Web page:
Public Key Infrastructure (PKI)
In this article, we’ll be learning about Public Key Infrastructure, commonly referred to as PKI: One of the most important security technologies for the modern web. We’ll learn what exactly PKI is, what it’s used for, and get a high-level overview of how it works. While not everyone needs to know the technical details of how PKI works, it’s an important concept for anyone working in security to be aware of.
What is PKI?
Before we talk about what exactly PKI is, we need to talk about public-key cryptography. Public-key cryptography is a type of cryptography that uses asymmetric encryption which is a type of encryption that uses multiple keys. Public-key cryptography has a private key, and a public key. Both keys can encrypt data, but the public key can only decrypt data encrypted by the private key. The public key can also not be easily derived from the private key.
If two people exchange public keys with each other, they can talk to each other securely. They do this by encrypting messages with their own private key as well as the other person’s public key. There is one big question: how do these people exchange public keys securely? If they send them via an insecure channel, someone could intercept the keys, and substitute in their own, different keys. Each person would think they were talking directly with the other, when, in fact, they were both now talking to an attacker.
Public-key cryptography can create secure channels of communication, but it requires an existing secure channel to exchange keys. This is the problem that PKI aims to solve. PKI’s most basic purpose is to securely distribute and manage public keys. It does this using trusted third parties who verify the authenticity of public keys and then use their own private keys to digitally sign the public keys. That way, even if the key is not encrypted and has to be sent over cleartext, we will still be able to verify that the key is trusted by the third party.
How Does PKI Work?
PKI takes advantage of the fact that information encrypted with a private key can be decrypted by anyone with the corresponding public key. This is used to create digital certificates vouching for the authenticity of a given public key. The third-parties who verify the authenticity are known as certificate authorities, or CAs for short.
You may have noticed this doesn’t actually solve the problem of securely exchanging public keys… it just moves it! We still need some way to securely get the certificate authority’s public key. For this reason, there are hierarchies of certificate authorities, with root CAs at the top of the hierarchy.
When we install an operating system on a device, that operating system comes with the certificates for root CAs already installed on it. Our computer uses these certificates to determine which root CAs it can trust, and, from there, follows the chain of trust until it is able (or unable) to verify the authenticity of the public key for, say, a website.
This system isn’t perfect. There have been cases of computer manufacturers installing additional root CAs on computers without informing customers, for the purpose of distributing ads. There have also been instances of certificate authorities having their private keys compromised. For these reasons, PKI usually has additional security features.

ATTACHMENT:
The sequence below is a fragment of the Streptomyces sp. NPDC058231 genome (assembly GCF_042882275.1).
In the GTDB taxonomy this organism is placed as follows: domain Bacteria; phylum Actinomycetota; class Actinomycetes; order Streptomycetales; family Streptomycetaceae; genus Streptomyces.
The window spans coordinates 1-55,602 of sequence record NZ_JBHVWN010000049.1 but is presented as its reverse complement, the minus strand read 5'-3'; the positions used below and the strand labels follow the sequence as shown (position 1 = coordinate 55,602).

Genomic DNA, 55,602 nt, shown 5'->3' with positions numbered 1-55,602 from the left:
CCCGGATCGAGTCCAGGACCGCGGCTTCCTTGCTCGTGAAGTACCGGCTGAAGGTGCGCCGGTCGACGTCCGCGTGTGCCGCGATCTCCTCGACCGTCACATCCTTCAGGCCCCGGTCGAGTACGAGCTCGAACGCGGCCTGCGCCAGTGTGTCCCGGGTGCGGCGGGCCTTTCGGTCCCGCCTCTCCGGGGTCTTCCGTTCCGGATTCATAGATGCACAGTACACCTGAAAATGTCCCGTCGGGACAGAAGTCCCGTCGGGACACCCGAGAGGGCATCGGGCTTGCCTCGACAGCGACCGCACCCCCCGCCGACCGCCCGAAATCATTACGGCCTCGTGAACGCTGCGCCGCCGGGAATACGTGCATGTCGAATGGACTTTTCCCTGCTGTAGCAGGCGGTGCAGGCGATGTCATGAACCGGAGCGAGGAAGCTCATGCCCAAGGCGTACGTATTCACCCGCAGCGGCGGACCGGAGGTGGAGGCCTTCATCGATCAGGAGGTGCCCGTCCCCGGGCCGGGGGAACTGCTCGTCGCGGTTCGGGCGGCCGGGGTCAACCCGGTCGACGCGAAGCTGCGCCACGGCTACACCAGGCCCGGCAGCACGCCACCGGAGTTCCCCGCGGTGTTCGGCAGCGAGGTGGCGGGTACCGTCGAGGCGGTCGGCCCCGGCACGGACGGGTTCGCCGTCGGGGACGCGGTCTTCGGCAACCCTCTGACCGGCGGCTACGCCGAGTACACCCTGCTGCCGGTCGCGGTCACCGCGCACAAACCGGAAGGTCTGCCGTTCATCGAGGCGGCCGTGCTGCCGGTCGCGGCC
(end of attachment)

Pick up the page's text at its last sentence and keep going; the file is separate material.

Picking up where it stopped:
Certificate Revocation is the ability for certificate authorities to revoke certificates, essentially saying “we no longer verify the legitimacy of this private key.” Certificates also expire after a set amount of time and must be renewed. Certificate pinning is when a computer or software remembers what certificate a given entity (usually a website) uses. Even if a CA is compromised and maliciously issues certificates for that entity, they won’t match the saved certificate and won’t be accepted.
What is PKI used for?
Well, pretty much every website we use, for one thing! The
codecademy.com domain, for example, has a SSL certificate that proves it’s the real website and not an impostor. That certificate is signed by a certificate authority, and follows a chain of trust back to a certificate that’s on our computer somewhere. When we connect to
codecademy.com via HTTPS, our browser requests Codecademy’s certificate and uses it to verify the legitimacy of the server before establishing a secure connection.
While we usually talk about PKI in the context of web security, it comes in handy any time we need a system to exchange public keys and verify their authenticity. PKI can be used for wireless network security, multi-factor authentication, file-sharing, remote connection protocols, email security, digitally signing documents, and more!
PKI is an essential technology for modern security, serving as a foundation for modern web security. While PKI can seem intimidating at first, it isn’t as hard to understand once we see what problems it tries to solve, and know about the cryptographic principles that make it work. Not everyone needs to know the technical details of how PKI works, but it’s something that everyone in cybersecurity should have a basic knowledge of.